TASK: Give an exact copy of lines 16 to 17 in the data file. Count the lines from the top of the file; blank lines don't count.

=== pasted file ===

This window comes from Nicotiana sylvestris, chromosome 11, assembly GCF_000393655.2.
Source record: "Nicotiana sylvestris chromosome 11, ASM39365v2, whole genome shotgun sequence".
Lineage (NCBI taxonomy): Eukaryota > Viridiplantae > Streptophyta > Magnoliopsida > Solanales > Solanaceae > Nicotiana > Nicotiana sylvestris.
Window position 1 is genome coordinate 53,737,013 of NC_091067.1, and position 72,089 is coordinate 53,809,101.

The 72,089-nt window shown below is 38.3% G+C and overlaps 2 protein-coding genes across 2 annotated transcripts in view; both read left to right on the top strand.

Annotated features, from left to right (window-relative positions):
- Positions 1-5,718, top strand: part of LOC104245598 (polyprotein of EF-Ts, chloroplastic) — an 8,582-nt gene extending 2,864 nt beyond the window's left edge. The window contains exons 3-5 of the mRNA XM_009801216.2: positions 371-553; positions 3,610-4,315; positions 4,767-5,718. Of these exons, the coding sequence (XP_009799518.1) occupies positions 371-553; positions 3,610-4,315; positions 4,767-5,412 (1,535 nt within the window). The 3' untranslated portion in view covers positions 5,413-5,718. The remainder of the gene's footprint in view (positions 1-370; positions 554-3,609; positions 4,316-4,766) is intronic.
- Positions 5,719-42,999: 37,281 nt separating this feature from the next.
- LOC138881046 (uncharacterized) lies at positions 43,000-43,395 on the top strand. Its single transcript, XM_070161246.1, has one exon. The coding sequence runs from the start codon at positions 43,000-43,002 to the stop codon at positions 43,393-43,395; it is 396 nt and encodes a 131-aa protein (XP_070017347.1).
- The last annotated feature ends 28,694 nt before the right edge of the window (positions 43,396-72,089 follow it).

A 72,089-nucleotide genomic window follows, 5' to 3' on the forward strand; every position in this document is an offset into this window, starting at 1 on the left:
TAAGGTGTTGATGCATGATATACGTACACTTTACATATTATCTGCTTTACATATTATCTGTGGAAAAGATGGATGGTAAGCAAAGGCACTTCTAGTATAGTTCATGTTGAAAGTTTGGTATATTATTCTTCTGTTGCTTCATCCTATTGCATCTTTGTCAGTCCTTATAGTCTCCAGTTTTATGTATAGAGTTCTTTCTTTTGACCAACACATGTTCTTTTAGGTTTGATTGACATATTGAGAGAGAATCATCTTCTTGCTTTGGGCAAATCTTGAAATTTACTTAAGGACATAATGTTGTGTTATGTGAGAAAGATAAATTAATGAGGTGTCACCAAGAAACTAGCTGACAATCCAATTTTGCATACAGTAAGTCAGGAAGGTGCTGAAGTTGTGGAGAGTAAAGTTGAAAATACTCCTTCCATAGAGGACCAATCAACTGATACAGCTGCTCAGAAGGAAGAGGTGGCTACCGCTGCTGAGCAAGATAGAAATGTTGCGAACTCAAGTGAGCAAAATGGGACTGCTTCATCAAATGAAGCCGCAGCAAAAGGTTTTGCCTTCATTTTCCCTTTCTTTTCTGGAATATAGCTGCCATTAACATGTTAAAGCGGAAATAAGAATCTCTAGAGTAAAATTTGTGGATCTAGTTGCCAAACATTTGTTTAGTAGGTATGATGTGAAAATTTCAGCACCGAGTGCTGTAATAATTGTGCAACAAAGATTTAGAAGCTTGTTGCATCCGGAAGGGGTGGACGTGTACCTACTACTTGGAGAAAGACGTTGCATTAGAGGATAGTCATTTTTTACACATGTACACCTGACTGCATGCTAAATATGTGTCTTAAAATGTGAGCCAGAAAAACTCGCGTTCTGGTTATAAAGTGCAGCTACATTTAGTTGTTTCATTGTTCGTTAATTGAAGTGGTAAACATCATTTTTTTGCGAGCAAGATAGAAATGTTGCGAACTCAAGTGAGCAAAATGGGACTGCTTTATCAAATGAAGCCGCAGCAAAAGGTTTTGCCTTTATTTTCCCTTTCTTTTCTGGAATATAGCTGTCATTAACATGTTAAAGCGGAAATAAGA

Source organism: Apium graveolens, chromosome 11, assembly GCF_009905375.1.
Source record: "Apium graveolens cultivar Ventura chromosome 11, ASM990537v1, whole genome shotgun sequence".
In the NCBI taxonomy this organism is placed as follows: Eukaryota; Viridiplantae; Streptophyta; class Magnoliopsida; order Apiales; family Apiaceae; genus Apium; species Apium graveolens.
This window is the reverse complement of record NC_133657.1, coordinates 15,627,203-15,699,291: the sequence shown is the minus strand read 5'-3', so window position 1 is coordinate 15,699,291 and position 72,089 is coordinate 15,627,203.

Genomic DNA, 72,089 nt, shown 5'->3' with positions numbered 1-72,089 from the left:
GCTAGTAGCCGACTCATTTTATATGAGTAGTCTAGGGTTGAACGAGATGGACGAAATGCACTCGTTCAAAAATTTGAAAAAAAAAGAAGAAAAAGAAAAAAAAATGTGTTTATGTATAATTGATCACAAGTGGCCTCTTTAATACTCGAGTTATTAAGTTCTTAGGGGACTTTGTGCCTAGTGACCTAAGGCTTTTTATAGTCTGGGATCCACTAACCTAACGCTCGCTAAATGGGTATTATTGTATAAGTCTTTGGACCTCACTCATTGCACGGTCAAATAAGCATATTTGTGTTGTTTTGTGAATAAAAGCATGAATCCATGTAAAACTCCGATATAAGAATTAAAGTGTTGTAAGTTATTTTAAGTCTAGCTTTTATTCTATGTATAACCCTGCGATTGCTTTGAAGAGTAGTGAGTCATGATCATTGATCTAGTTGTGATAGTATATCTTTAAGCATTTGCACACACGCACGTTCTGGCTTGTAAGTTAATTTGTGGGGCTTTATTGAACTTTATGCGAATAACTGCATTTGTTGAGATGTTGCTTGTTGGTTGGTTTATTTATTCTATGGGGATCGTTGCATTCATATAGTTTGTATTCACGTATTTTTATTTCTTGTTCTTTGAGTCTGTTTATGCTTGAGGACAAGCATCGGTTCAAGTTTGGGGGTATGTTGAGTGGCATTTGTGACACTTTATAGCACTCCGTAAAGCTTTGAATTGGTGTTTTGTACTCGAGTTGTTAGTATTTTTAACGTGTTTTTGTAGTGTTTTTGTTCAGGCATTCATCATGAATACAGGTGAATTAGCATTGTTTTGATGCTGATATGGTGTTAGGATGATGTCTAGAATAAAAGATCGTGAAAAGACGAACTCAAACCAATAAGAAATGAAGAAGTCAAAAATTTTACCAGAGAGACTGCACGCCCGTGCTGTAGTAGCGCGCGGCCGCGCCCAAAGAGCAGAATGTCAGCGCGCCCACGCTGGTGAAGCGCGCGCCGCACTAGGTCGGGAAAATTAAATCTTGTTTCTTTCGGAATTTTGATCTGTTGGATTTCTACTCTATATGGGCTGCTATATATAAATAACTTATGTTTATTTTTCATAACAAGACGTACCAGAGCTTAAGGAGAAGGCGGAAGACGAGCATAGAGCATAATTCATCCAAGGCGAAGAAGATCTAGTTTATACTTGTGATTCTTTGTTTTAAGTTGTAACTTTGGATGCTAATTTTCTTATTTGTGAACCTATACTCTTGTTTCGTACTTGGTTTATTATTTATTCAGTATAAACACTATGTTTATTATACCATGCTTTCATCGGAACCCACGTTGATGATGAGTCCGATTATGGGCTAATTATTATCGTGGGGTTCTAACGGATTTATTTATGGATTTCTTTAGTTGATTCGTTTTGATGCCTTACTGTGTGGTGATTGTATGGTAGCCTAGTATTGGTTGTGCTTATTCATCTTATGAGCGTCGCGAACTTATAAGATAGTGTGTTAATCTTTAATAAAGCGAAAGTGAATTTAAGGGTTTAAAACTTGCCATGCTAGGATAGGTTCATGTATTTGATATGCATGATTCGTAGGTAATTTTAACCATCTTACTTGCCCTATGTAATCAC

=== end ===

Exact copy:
This window is the reverse complement of record NC_133657.1, coordinates 15,627,203-15,699,291: the sequence shown is the minus strand read 5'-3', so window position 1 is coordinate 15,699,291 and position 72,089 is coordinate 15,627,203.

Genomic DNA, 72,089 nt, shown 5'->3' with positions numbered 1-72,089 from the left: